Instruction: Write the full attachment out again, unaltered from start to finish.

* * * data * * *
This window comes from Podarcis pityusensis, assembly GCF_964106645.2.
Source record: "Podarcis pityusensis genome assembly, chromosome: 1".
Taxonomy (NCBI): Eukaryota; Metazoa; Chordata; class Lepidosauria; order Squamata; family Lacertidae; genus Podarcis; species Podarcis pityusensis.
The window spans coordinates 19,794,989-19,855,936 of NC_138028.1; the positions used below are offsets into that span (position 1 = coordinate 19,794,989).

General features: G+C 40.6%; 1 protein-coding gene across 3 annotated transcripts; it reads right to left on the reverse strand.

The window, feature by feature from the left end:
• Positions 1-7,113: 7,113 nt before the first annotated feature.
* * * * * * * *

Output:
This window comes from Podarcis pityusensis, assembly GCF_964106645.2.
Source record: "Podarcis pityusensis genome assembly, chromosome: 1".
Taxonomy (NCBI): Eukaryota; Metazoa; Chordata; class Lepidosauria; order Squamata; family Lacertidae; genus Podarcis; species Podarcis pityusensis.
The window spans coordinates 19,794,989-19,855,936 of NC_138028.1; the positions used below are offsets into that span (position 1 = coordinate 19,794,989).

General features: G+C 40.6%; 1 protein-coding gene across 3 annotated transcripts; it reads right to left on the reverse strand.

The window, feature by feature from the left end:
• Positions 1-7,113: 7,113 nt before the first annotated feature.